The first workday of the new year has come and gone. When I woke up in the new year, I wasn’t feeling as refreshed and excited about things to come as the media was touting I should be. I was actually quite fearful of everything I needed to get done and the uncertainty of change that I was experiencing in my own life. I didn’t make any new year’s resolutions; I find if they aren’t managed properly, they take you to a place that may or may not ever become reality. Instead, I started making lists of everything I needed to get done and was immediately overwhelmed.
I work from my house, so communication at the office is dependent on email. I have four separate inboxes, each of them significantly larger than I felt comfortable with. How was I going to be able to respond to every email that had come in and still be productive? How was I going to address the new onslaught of emails from everyone returning from their own vacations? As these questions piled up I began to experience worry, fear and anxiety.
It is truly amazing how the voice inside my head can spin a story to help validate my current feelings. Rather than being supportive and helpful, it starts to say things like:
“You should be worried. What if you lose this client or that project?”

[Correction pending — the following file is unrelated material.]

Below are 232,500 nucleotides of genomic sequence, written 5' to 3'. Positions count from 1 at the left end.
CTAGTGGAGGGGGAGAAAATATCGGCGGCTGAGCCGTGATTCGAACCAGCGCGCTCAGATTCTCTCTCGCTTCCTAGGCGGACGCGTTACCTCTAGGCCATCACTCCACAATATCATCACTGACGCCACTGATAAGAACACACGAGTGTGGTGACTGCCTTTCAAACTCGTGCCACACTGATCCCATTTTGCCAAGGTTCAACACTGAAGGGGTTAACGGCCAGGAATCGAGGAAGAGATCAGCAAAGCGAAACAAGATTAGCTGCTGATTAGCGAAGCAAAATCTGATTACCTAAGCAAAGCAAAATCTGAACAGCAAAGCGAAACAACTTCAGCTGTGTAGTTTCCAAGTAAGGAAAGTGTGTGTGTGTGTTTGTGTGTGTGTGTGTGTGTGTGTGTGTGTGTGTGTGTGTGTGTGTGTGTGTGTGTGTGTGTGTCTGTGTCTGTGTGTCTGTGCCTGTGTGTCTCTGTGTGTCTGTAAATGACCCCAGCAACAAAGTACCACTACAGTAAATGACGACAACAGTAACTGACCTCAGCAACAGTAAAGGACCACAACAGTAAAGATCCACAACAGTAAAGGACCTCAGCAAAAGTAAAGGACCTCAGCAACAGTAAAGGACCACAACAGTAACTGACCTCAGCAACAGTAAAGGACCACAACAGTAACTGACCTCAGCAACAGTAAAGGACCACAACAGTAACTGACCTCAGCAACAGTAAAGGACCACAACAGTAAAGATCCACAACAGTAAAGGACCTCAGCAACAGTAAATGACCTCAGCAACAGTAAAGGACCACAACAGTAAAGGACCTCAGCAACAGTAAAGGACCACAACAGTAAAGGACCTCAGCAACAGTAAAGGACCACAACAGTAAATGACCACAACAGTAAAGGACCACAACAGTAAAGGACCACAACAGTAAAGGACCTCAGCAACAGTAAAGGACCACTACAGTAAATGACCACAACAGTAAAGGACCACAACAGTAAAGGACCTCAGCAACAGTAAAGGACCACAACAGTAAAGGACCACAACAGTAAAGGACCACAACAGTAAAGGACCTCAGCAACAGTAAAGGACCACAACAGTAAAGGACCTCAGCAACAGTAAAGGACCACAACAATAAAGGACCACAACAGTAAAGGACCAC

“Your world is falling apart – look at all the emails you haven’t responded to and all the people you are letting down.”
“You probably shouldn’t even go to work today, or at the least delay addressing the real issues at hand.”
I had to stop this conversation in my head immediately. One way I’ve learned to tackle this incessant chatter is to change my focus and perspective on the world. Rather than overwhelming myself with my emails – I focused on my gratitude list. (At the very least, this list is done when I decide, is perfect whenever I stop, and cannot be judged by anyone.) I started to write down things like:
- I love my wife and she loves me
- I love my kids and they are amazing
- It’s a new year and I made it
- My friends support and love me
- I have survived and THRIVED
- I am funny, intelligent and well liked
- I value all the second chances I have had in my life
As I completed this list the voice in my head changed its tune. It all of a sudden became a cheerleader for me. It was soothing and supportive. I even shared much of my gratitude with those around me like my wife, kids and friends. The simple act of sharing made me smile – regardless of how it was received.
I sat down again and looked at my email. I was refreshed and was able to take baby steps forward. Even though my inboxes and my relationships with my work hadn’t changed, I could control how I viewed and interacted with the world.
Below are a few tricks that helped me reset my day and ultimately my year. Yes, I had to reset the new year on day one and that is completely OK!
- Take any emails older than 2 weeks old and move them to an archive folder.
- Focus on a single mailbox at a time and respond to those issues that can be responded to.
- Schedule a downtime moment.